4. Employee Benefits

Pension Enhancements. Companies that sponsor defined benefit pension plans can often incorporate pension enhancements to provide additional value for employees in a global RIF. These enhancements could be additional benefit accruals or early retirement subsidies, or perhaps new forms of benefit that were not previously available. Outside the U.S., enhancements to defined benefit pension plans face complex legal, regulatory, and governance issues, particularly as many such plans are already underfunded. Employee consultation requirements may also be triggered. In practice, most employers have closed down defined benefit plans and moved to defined contribution pension plans, so the proportion of the workforce that might benefit from an enhancement is relatively small. In addition, many European countries rely mainly on state pension provision, paid for via higher social security contributions, which limits the availability of pension enhancements.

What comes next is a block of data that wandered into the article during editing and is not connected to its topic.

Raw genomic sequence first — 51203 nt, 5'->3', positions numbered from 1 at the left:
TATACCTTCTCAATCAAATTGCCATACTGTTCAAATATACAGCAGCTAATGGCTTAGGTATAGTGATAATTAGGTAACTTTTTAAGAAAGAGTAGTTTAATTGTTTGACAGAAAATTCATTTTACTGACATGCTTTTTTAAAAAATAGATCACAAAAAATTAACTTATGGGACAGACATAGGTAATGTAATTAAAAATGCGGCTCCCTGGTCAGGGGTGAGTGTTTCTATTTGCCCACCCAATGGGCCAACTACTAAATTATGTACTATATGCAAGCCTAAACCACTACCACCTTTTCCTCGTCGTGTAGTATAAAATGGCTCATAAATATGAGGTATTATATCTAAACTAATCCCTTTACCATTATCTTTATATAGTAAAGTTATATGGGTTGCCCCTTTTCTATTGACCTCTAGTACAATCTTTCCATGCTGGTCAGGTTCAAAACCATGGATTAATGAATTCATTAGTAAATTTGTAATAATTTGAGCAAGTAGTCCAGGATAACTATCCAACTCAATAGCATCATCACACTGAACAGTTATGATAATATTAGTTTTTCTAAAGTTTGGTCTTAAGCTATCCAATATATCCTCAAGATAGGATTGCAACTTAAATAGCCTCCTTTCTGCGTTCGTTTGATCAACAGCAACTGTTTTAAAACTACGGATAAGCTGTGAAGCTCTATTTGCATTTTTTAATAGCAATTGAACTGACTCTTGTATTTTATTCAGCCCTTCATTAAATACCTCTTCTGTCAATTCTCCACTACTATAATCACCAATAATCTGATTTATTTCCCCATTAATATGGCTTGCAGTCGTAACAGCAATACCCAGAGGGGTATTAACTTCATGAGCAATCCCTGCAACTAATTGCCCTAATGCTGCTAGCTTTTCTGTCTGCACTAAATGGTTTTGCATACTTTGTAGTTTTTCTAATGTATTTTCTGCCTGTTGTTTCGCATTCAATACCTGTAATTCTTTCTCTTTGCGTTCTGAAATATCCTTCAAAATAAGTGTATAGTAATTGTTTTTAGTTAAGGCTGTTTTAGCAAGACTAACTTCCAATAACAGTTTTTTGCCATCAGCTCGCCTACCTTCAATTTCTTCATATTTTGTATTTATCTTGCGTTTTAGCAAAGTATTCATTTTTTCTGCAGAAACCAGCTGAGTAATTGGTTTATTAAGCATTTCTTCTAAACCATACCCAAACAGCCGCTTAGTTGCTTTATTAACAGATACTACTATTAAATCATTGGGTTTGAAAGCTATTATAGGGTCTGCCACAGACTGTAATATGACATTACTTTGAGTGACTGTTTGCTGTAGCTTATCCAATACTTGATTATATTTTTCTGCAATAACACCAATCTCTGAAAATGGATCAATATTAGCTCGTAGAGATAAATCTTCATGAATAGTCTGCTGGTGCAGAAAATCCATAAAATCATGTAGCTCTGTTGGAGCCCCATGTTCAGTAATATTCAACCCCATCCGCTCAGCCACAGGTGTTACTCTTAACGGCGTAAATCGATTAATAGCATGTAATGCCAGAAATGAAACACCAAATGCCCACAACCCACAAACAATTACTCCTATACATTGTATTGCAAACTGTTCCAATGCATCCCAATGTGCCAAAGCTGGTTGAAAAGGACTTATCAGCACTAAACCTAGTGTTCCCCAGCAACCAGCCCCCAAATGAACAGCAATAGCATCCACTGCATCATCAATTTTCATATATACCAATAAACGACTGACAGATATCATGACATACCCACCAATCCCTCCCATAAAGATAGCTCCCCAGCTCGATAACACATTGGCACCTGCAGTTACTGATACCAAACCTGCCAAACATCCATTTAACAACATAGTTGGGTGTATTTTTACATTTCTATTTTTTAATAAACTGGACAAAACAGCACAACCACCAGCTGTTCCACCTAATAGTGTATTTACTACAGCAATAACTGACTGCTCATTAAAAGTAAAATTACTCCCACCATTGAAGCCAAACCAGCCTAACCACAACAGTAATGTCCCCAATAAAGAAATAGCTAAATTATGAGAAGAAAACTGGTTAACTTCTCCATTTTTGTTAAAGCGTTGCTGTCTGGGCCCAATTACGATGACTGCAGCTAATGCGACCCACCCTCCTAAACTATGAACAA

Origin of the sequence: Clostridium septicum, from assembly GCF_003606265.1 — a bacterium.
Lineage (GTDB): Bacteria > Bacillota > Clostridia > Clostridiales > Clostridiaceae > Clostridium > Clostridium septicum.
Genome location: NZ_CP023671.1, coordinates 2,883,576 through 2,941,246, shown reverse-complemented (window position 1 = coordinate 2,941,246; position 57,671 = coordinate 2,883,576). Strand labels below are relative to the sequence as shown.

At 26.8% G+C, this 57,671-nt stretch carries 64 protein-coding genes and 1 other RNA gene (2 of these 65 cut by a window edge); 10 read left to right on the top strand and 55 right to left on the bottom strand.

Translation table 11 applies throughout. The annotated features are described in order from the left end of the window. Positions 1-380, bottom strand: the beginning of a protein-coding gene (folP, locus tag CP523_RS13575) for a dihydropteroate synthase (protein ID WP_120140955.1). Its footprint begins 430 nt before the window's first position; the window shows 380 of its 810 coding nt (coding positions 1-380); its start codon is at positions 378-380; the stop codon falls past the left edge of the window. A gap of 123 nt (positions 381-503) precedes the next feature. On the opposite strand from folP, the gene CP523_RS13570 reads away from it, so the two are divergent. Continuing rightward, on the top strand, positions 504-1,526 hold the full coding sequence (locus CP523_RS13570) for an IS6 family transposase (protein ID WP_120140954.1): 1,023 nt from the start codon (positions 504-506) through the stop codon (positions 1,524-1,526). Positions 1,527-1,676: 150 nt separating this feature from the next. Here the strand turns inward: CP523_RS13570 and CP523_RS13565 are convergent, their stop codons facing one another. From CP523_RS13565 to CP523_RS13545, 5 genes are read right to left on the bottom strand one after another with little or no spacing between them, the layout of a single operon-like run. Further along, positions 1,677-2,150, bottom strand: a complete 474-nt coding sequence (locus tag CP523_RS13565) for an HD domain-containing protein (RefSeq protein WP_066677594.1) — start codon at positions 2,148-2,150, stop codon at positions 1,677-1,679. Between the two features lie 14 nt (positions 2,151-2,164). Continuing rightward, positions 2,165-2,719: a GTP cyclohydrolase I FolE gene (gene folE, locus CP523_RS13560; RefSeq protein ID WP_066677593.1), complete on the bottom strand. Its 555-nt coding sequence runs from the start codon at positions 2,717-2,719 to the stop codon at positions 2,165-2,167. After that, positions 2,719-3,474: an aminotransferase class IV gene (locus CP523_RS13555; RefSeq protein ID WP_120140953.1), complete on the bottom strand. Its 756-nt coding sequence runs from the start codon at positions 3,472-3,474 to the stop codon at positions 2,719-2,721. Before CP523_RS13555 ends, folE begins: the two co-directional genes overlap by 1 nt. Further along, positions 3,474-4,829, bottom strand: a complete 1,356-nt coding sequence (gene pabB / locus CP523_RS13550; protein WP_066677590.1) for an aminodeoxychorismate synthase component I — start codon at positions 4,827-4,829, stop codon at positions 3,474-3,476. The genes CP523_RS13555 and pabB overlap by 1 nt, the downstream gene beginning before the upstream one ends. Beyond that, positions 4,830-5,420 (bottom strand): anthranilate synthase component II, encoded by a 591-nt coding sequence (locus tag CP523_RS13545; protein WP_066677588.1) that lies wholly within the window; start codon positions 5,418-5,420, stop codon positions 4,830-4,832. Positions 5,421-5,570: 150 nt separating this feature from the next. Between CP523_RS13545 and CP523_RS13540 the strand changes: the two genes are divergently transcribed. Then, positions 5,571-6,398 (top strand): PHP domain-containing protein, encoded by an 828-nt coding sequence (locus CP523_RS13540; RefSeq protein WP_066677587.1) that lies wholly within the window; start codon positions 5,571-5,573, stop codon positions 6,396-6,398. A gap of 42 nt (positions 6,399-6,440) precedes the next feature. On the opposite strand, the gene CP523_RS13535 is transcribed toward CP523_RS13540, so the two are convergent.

In the U.S., companies considering offering these enhancements should seek advice early due to complex legal issues arising under ERISA. For example, new benefits, rights, or features, could overly favor highlycompensated employees in a way that creates nondiscrimination problems for the plan. In addition, under ERISA's `serious consideration' doctrine, plan fiduciaries could be obligated to tell plan participants about a contemplated RIF with pension enhancements, even if the RIF has not yet received final approval and has not yet been formally announced by the company.

Stock Plans and Share Schemes. There are often stock plan enhancements for employees who are terminated in a RIF, built into plan rules or via an exercise of employer discretion. These can take the form of accelerated or continued vesting, extended post-termination exercise periods for stock options or stock appreciation rights, or accelerated settlement. In the U.S., care must be taken to ensure that any enhancement or modification to a stock award does not violate the nonqualified deferred compensation rules of Code 409A. Changes to stock plans and awards could also require filings or disclosures with securities regulators.